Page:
Yu-Lin Shen interview
Mechanical Engineering Professor Yu-Lin Shen being interviewed for a local television program in Ashgabat, Turkmenistan.
Credit: Courtesy of Yu-Lin Shen

Mechanical Engineering Professor Yu-Lin Shen spent spring break in Ashgabat, Turkmenistan traveling as an Albuquerque ambassador for the Sister Cities Foundation program and talking about The University of New Mexico.

Shen taught a short class at the new International University for the Humanities and Development on “Computing and Modern Technologies” for freshman at the university. This is only the second year the university has existed.

Shen said students spent the first year learning English since classes are taught in English. The freshman class is now beginning to focus on specialized courses in computer and information technologies, business administration, economics, management, international law, sociology and journalism.

The university is seeking visiting teaching staff with a Ph.D. or other terminal degree or a Master’s Degree with extensive teaching experience. Retired university level faculty will also be considered.

Yu-Lin Shen presents a UNM pennant to officials at the International Universities for the Humanities and Development
Yu-Lin Shen presents a UNM pennant to officials at the International University for the Humanities and Development

“There are a small number of Americans living in the city, mainly on a visiting basis,” said Shen. ”When I spoke with some of them, they seemed happy to be there.” The U.S. State Department has some grant funding available for faculty willing to work in Turkmenistan.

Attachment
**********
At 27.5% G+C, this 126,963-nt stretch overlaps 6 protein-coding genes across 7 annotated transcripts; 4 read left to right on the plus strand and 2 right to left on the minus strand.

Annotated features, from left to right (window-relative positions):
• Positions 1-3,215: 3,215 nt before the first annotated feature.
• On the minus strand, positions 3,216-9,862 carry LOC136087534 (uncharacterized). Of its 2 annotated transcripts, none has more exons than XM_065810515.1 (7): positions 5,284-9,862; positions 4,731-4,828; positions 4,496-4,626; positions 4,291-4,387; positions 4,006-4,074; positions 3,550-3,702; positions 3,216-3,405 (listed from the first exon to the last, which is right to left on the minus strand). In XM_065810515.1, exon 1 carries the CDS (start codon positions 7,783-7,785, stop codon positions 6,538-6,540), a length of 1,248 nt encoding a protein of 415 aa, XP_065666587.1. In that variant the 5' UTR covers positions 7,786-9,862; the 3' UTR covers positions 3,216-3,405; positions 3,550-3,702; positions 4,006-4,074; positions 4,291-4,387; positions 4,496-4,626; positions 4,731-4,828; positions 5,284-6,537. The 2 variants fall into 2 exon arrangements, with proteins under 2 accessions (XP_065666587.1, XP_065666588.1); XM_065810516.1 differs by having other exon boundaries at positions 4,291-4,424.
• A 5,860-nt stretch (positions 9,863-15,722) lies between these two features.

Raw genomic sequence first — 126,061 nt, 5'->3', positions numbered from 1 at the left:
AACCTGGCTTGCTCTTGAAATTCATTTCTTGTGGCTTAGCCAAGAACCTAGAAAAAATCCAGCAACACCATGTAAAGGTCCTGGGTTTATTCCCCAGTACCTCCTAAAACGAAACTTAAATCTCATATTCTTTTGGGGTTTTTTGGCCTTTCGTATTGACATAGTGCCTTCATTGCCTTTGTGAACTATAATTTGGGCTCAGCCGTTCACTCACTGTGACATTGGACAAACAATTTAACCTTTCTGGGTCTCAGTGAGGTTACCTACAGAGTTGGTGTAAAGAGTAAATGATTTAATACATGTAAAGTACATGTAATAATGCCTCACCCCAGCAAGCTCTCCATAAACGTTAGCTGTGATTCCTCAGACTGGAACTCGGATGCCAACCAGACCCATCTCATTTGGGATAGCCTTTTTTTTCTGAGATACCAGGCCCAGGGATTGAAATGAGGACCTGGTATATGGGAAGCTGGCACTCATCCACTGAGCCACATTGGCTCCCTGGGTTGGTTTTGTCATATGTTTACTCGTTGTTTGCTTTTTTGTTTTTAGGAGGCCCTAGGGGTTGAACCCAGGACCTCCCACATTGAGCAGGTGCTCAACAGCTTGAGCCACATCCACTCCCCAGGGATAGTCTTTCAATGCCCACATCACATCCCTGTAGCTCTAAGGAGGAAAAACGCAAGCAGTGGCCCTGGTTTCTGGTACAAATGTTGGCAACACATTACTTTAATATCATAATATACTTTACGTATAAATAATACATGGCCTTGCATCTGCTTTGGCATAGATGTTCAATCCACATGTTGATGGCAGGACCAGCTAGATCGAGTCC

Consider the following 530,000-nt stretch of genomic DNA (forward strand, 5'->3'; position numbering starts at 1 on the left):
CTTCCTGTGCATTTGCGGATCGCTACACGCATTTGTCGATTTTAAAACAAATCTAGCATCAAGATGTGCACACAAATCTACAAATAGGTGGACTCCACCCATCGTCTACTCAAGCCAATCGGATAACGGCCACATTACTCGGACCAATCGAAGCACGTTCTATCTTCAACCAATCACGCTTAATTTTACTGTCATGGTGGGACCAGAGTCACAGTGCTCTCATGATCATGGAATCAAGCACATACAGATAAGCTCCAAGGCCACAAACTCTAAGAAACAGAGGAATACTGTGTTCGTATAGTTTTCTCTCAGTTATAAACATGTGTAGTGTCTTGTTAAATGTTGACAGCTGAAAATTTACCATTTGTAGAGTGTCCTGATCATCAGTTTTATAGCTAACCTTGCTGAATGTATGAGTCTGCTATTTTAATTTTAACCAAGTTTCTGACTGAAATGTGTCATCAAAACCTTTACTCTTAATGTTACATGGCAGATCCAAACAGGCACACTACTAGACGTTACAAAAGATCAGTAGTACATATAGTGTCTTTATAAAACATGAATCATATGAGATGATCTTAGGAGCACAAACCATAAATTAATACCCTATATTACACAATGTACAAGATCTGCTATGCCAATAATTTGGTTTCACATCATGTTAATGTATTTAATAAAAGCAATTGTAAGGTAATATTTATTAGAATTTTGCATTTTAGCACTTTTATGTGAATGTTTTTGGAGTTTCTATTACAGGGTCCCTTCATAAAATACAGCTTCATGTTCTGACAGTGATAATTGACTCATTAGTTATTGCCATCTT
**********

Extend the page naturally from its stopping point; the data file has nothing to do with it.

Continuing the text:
The three-person Albuquerque delegation to Ashgabat, the capital city of Turkmenistan included Shen, Amy Christensen from Central New Mexico Community College and Russ Fisher-Ives from Inquiry Facilitators, Inc. The trip was sponsored by the U.S. State Department through the U.S. Embassy in Ashbabat, which is interested in furthering cultural and educational exchanges.

Shen said Ashgabet, a sister city of Albuquerque since 1990, has many similarities to Albuquerque. It is in a desert environment, an oasis city in the Karakum Desert on the ancient Silk Road, with nearby mountains and a multi-ethnic population of around one million.

The country declared independence from the former U.S.S.R. in 1991, but many citizens speak Russian as well as the local language. It has been rebuilt since a major earthquake in 1948 caused serious damage to the city. Today Ashgabat holds the record for the world’s highest concentration of white marble buildings.

Shen said he found that students in Ashyabat were interested in traveling to the United States to study in universities, and The University of New Mexico should be a fitting destination for them.

Anyone who is interested in learning more about possible faculty teaching opportunities can contact Amelia Meyer at ashgabat@albuquerque-sister-cities.org.